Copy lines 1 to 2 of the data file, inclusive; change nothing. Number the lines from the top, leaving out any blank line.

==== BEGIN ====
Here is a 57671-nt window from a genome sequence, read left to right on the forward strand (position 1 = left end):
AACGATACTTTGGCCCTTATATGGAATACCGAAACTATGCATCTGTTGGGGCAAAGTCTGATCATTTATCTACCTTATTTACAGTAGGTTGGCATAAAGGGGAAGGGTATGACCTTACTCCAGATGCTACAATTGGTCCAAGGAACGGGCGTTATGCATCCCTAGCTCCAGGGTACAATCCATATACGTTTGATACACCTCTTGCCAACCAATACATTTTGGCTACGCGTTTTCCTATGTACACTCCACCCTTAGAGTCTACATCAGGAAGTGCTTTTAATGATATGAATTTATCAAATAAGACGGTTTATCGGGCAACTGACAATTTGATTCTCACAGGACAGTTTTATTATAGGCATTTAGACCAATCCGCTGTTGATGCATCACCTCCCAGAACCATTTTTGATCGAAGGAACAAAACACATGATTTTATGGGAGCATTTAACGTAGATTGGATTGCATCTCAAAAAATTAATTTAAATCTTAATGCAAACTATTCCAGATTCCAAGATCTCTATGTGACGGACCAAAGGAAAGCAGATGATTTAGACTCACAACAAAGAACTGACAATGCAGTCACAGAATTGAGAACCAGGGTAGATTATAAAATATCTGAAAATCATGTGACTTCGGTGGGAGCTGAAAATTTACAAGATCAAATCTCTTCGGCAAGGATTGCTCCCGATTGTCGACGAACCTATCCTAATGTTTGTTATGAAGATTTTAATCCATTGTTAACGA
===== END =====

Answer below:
Here is a 57671-nt window from a genome sequence, read left to right on the forward strand (position 1 = left end):
AACGATACTTTGGCCCTTATATGGAATACCGAAACTATGCATCTGTTGGGGCAAAGTCTGATCATTTATCTACCTTATTTACAGTAGGTTGGCATAAAGGGGAAGGGTATGACCTTACTCCAGATGCTACAATTGGTCCAAGGAACGGGCGTTATGCATCCCTAGCTCCAGGGTACAATCCATATACGTTTGATACACCTCTTGCCAACCAATACATTTTGGCTACGCGTTTTCCTATGTACACTCCACCCTTAGAGTCTACATCAGGAAGTGCTTTTAATGATATGAATTTATCAAATAAGACGGTTTATCGGGCAACTGACAATTTGATTCTCACAGGACAGTTTTATTATAGGCATTTAGACCAATCCGCTGTTGATGCATCACCTCCCAGAACCATTTTTGATCGAAGGAACAAAACACATGATTTTATGGGAGCATTTAACGTAGATTGGATTGCATCTCAAAAAATTAATTTAAATCTTAATGCAAACTATTCCAGATTCCAAGATCTCTATGTGACGGACCAAAGGAAAGCAGATGATTTAGACTCACAACAAAGAACTGACAATGCAGTCACAGAATTGAGAACCAGGGTAGATTATAAAATATCTGAAAATCATGTGACTTCGGTGGGAGCTGAAAATTTACAAGATCAAATCTCTTCGGCAAGGATTGCTCCCGATTGTCGACGAACCTATCCTAATGTTTGTTATGAAGATTTTAATCCATTGTTAACGA